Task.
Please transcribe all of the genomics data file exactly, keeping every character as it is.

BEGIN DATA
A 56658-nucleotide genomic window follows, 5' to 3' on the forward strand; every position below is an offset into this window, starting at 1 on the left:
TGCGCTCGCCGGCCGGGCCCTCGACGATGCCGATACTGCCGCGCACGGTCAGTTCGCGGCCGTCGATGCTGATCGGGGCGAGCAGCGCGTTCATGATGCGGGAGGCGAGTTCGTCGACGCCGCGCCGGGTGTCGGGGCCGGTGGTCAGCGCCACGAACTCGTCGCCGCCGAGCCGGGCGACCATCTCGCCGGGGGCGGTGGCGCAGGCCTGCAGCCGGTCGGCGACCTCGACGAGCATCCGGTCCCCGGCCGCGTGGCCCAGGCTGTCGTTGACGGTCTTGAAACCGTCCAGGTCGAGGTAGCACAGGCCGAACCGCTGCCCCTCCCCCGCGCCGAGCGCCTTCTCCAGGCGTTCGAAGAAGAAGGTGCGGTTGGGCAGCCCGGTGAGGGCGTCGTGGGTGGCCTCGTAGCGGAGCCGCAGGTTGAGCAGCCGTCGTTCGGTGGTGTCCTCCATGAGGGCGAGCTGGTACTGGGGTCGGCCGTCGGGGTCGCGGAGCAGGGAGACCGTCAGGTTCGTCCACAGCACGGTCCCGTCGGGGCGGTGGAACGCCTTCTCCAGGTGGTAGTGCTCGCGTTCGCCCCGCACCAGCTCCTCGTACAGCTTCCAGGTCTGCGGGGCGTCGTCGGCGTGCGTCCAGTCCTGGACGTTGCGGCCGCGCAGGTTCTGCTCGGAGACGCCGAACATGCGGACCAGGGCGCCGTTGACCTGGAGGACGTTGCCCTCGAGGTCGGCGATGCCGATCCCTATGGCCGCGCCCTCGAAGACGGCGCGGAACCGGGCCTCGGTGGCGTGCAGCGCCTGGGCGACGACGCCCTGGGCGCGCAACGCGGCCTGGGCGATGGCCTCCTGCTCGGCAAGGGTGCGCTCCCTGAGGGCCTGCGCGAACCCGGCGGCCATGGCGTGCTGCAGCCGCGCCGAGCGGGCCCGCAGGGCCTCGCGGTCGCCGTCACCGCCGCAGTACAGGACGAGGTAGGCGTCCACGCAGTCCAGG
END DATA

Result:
A 56658-nucleotide genomic window follows, 5' to 3' on the forward strand; every position below is an offset into this window, starting at 1 on the left:
TGCGCTCGCCGGCCGGGCCCTCGACGATGCCGATACTGCCGCGCACGGTCAGTTCGCGGCCGTCGATGCTGATCGGGGCGAGCAGCGCGTTCATGATGCGGGAGGCGAGTTCGTCGACGCCGCGCCGGGTGTCGGGGCCGGTGGTCAGCGCCACGAACTCGTCGCCGCCGAGCCGGGCGACCATCTCGCCGGGGGCGGTGGCGCAGGCCTGCAGCCGGTCGGCGACCTCGACGAGCATCCGGTCCCCGGCCGCGTGGCCCAGGCTGTCGTTGACGGTCTTGAAACCGTCCAGGTCGAGGTAGCACAGGCCGAACCGCTGCCCCTCCCCCGCGCCGAGCGCCTTCTCCAGGCGTTCGAAGAAGAAGGTGCGGTTGGGCAGCCCGGTGAGGGCGTCGTGGGTGGCCTCGTAGCGGAGCCGCAGGTTGAGCAGCCGTCGTTCGGTGGTGTCCTCCATGAGGGCGAGCTGGTACTGGGGTCGGCCGTCGGGGTCGCGGAGCAGGGAGACCGTCAGGTTCGTCCACAGCACGGTCCCGTCGGGGCGGTGGAACGCCTTCTCCAGGTGGTAGTGCTCGCGTTCGCCCCGCACCAGCTCCTCGTACAGCTTCCAGGTCTGCGGGGCGTCGTCGGCGTGCGTCCAGTCCTGGACGTTGCGGCCGCGCAGGTTCTGCTCGGAGACGCCGAACATGCGGACCAGGGCGCCGTTGACCTGGAGGACGTTGCCCTCGAGGTCGGCGATGCCGATCCCTATGGCCGCGCCCTCGAAGACGGCGCGGAACCGGGCCTCGGTGGCGTGCAGCGCCTGGGCGACGACGCCCTGGGCGCGCAACGCGGCCTGGGCGATGGCCTCCTGCTCGGCAAGGGTGCGCTCCCTGAGGGCCTGCGCGAACCCGGCGGCCATGGCGTGCTGCAGCCGCGCCGAGCGGGCCCGCAGGGCCTCGCGGTCGCCGTCACCGCCGCAGTACAGGACGAGGTAGGCGTCCACGCAGTCCAGG